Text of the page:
Monday, May 22, 2006

NSA Access to the Net

I saw this linked at SayUncle. I'm kinda thinking most of the invective regarding the illegality of this is just so much hot air, considering that there still has been no call for the NSA wiretaps. Unless the writer is stating that this is something more, and fails to detail exactly what that is and why it's illegal.
I wrote the following document in 2004 when it became clear to me that AT&T, at the behest of the National Security Agency, had illegally installed secret computer gear designed to spy on internet traffic. At the time I thought this was an outgrowth of the notorious Total Information Awareness program, which was attacked by defenders of civil liberties. But now it's been revealed by The New York Times that the spying program is vastly bigger and was directly authorized by President Bush, as he himself has now admitted, in flagrant violation of specific statutes and constitutional protections for civil liberties. I am presenting this information to facilitate the dismantling of this dangerous Orwellian project.
The normal work force of unionized technicians in the office are forbidden to enter the "secret room," which has a special combination lock on the main door. The telltale sign of an illicit government spy operation is the fact that only people with security clearance from the National Security Agency can enter this room. In practice this has meant that only one management-level technician works in there. Ironically, the one who set up the room was laid off in late 2003 in one of the company's endless "downsizings," but he was quickly replaced by another.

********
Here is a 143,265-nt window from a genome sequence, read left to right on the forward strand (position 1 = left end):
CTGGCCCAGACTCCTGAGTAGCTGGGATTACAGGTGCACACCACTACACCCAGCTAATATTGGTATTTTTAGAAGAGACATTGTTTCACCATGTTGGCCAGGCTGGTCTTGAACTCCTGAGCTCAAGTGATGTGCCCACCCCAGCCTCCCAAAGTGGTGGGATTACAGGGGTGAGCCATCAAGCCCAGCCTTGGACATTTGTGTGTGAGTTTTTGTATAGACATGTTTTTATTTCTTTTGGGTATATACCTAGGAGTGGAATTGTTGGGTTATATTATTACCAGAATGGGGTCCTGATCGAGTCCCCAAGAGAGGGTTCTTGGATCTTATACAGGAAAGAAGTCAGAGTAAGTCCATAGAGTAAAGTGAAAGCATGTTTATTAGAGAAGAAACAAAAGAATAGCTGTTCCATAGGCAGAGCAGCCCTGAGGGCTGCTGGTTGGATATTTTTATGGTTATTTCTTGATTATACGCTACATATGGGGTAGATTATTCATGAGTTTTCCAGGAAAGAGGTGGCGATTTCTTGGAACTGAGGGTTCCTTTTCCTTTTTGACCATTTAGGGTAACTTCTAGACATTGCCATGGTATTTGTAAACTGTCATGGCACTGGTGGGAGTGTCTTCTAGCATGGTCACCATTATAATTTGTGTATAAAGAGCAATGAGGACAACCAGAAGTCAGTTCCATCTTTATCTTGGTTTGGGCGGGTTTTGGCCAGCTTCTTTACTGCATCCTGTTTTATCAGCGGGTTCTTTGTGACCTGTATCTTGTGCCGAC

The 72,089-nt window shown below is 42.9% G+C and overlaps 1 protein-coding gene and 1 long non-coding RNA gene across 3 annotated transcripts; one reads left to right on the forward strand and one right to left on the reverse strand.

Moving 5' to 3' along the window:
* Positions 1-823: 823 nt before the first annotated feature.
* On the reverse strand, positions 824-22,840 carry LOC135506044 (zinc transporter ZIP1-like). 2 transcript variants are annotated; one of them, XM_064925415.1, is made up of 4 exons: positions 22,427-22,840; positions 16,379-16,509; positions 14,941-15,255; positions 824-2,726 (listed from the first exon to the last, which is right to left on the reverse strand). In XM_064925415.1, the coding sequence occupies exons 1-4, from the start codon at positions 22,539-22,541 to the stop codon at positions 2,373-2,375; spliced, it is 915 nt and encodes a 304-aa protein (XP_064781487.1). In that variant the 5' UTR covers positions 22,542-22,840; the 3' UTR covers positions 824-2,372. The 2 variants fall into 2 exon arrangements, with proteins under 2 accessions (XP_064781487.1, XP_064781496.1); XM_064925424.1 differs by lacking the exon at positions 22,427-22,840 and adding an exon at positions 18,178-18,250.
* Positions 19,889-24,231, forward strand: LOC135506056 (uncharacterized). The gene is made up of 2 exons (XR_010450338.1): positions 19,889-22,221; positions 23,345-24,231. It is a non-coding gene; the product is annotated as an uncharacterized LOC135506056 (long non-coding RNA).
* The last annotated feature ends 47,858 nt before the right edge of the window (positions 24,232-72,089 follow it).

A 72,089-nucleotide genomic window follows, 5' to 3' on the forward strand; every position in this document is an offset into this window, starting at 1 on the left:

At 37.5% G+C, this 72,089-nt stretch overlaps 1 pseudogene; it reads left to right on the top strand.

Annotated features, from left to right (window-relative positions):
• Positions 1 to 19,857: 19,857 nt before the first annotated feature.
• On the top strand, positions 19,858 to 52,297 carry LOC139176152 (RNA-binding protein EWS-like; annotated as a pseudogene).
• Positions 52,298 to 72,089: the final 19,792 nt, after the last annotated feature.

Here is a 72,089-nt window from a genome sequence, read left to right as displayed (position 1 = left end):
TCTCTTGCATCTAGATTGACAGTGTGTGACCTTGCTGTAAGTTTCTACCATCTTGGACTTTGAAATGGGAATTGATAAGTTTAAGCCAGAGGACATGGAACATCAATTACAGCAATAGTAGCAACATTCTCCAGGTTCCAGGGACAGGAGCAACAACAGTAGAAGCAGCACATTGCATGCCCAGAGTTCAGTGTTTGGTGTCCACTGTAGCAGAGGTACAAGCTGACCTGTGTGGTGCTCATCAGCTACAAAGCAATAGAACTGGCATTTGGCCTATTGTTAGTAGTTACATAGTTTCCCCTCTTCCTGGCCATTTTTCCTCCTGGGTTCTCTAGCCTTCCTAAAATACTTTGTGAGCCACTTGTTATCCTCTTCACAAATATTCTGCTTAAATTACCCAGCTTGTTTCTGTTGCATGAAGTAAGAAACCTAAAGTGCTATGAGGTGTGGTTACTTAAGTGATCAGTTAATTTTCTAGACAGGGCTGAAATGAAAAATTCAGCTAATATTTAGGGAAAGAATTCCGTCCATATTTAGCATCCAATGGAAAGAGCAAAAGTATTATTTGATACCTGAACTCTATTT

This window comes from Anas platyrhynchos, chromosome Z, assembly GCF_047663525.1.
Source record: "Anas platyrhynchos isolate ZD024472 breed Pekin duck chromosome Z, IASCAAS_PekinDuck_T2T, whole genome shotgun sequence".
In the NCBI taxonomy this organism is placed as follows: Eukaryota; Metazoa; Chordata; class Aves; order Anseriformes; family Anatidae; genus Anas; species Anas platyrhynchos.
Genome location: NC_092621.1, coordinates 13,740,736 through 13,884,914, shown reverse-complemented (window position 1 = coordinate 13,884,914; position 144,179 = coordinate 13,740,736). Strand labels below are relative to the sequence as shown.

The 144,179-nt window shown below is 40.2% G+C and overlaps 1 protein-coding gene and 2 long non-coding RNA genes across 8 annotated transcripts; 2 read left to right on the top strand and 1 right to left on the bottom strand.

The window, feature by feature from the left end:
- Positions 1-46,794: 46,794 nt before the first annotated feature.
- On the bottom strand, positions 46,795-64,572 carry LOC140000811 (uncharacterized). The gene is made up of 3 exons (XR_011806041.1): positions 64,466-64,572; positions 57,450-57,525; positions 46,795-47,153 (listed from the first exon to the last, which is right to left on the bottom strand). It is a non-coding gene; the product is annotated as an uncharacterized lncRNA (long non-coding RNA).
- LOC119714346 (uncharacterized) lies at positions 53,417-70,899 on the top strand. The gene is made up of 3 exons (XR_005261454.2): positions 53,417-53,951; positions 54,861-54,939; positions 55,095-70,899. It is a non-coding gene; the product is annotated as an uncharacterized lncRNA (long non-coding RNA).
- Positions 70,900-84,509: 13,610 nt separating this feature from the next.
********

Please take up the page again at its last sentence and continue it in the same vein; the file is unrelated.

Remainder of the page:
I'm thinking he's pretty certain of himself, though I still haven't found anything in the article stating what law was broken or what exactly the facility in place does.

If the system is as he describes, it's a fairly powerful TIA remanent system that can draw line rate content information. That could be. I'm not certain that that information provides any relevant data as to the actual activities of the NSA. Just because I have a truck that can haul half a ton of material doesn't mean that I always haul half a ton of material. There are also a couple of laws that could legally use this type of traffic. Remember FISA and CALEA?

I'm not the fond of the fact that the government has these systems in place. But, making the assumption that the people running the systems, the legislative oversight groups, and all other people involved are willingly committing a crime strikes me as a bit paranoid.

The technical description is interesting. Though I doubt that anyone with any technical knowledge couldn't have conjectured as to what was being done.

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